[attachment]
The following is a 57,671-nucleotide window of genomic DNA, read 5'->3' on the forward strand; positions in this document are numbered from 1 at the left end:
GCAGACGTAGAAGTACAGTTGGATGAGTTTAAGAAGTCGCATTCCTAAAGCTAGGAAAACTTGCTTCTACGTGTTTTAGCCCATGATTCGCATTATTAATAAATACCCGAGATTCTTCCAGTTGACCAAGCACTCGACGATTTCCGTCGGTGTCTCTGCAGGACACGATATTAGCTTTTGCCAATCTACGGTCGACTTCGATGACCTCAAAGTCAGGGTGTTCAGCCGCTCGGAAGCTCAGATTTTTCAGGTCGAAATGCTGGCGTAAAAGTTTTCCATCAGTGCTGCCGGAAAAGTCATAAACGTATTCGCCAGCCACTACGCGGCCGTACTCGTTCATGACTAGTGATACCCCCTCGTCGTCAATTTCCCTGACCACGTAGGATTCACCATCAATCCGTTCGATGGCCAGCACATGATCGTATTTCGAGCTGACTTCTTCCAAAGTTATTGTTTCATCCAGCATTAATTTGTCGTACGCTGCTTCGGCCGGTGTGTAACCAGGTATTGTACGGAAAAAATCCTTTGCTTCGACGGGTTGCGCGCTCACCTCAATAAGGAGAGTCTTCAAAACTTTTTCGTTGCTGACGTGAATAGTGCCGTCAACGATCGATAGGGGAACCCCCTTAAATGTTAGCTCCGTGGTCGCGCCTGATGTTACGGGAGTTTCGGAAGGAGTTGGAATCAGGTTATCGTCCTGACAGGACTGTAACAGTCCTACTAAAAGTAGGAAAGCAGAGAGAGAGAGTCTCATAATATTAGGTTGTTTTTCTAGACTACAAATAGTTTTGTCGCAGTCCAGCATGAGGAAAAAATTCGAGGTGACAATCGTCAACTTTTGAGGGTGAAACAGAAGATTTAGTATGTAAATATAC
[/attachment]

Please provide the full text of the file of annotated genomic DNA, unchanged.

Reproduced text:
The following is a 57,671-nucleotide window of genomic DNA, read 5'->3' on the forward strand; positions in this document are numbered from 1 at the left end:
GCAGACGTAGAAGTACAGTTGGATGAGTTTAAGAAGTCGCATTCCTAAAGCTAGGAAAACTTGCTTCTACGTGTTTTAGCCCATGATTCGCATTATTAATAAATACCCGAGATTCTTCCAGTTGACCAAGCACTCGACGATTTCCGTCGGTGTCTCTGCAGGACACGATATTAGCTTTTGCCAATCTACGGTCGACTTCGATGACCTCAAAGTCAGGGTGTTCAGCCGCTCGGAAGCTCAGATTTTTCAGGTCGAAATGCTGGCGTAAAAGTTTTCCATCAGTGCTGCCGGAAAAGTCATAAACGTATTCGCCAGCCACTACGCGGCCGTACTCGTTCATGACTAGTGATACCCCCTCGTCGTCAATTTCCCTGACCACGTAGGATTCACCATCAATCCGTTCGATGGCCAGCACATGATCGTATTTCGAGCTGACTTCTTCCAAAGTTATTGTTTCATCCAGCATTAATTTGTCGTACGCTGCTTCGGCCGGTGTGTAACCAGGTATTGTACGGAAAAAATCCTTTGCTTCGACGGGTTGCGCGCTCACCTCAATAAGGAGAGTCTTCAAAACTTTTTCGTTGCTGACGTGAATAGTGCCGTCAACGATCGATAGGGGAACCCCCTTAAATGTTAGCTCCGTGGTCGCGCCTGATGTTACGGGAGTTTCGGAAGGAGTTGGAATCAGGTTATCGTCCTGACAGGACTGTAACAGTCCTACTAAAAGTAGGAAAGCAGAGAGAGAGAGTCTCATAATATTAGGTTGTTTTTCTAGACTACAAATAGTTTTGTCGCAGTCCAGCATGAGGAAAAAATTCGAGGTGACAATCGTCAACTTTTGAGGGTGAAACAGAAGATTTAGTATGTAAATATAC